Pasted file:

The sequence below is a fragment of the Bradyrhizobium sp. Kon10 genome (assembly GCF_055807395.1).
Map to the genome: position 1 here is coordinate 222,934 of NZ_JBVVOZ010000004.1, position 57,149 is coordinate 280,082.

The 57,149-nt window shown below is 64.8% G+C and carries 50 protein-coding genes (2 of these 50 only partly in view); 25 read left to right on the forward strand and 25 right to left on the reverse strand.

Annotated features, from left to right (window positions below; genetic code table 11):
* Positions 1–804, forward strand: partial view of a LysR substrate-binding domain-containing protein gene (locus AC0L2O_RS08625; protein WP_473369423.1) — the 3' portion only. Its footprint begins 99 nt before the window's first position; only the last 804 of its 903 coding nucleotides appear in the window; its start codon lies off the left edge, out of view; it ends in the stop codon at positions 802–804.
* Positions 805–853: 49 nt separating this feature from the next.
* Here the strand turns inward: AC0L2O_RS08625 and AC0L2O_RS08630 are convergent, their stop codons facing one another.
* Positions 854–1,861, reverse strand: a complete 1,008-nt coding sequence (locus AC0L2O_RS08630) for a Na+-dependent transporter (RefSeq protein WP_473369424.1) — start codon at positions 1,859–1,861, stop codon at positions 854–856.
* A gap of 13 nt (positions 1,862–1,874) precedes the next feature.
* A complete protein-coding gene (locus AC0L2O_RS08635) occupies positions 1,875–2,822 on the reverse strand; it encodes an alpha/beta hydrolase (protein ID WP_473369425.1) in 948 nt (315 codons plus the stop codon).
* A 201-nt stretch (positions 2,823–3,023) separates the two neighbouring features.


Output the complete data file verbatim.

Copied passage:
The sequence below is a fragment of the Bradyrhizobium sp. Kon10 genome (assembly GCF_055807395.1).
Map to the genome: position 1 here is coordinate 222,934 of NZ_JBVVOZ010000004.1, position 57,149 is coordinate 280,082.

The 57,149-nt window shown below is 64.8% G+C and carries 50 protein-coding genes (2 of these 50 only partly in view); 25 read left to right on the forward strand and 25 right to left on the reverse strand.

Annotated features, from left to right (window positions below; genetic code table 11):
* Positions 1–804, forward strand: partial view of a LysR substrate-binding domain-containing protein gene (locus AC0L2O_RS08625; protein WP_473369423.1) — the 3' portion only. Its footprint begins 99 nt before the window's first position; only the last 804 of its 903 coding nucleotides appear in the window; its start codon lies off the left edge, out of view; it ends in the stop codon at positions 802–804.
* Positions 805–853: 49 nt separating this feature from the next.
* Here the strand turns inward: AC0L2O_RS08625 and AC0L2O_RS08630 are convergent, their stop codons facing one another.
* Positions 854–1,861, reverse strand: a complete 1,008-nt coding sequence (locus AC0L2O_RS08630) for a Na+-dependent transporter (RefSeq protein WP_473369424.1) — start codon at positions 1,859–1,861, stop codon at positions 854–856.
* A gap of 13 nt (positions 1,862–1,874) precedes the next feature.
* A complete protein-coding gene (locus AC0L2O_RS08635) occupies positions 1,875–2,822 on the reverse strand; it encodes an alpha/beta hydrolase (protein ID WP_473369425.1) in 948 nt (315 codons plus the stop codon).
* A 201-nt stretch (positions 2,823–3,023) separates the two neighbouring features.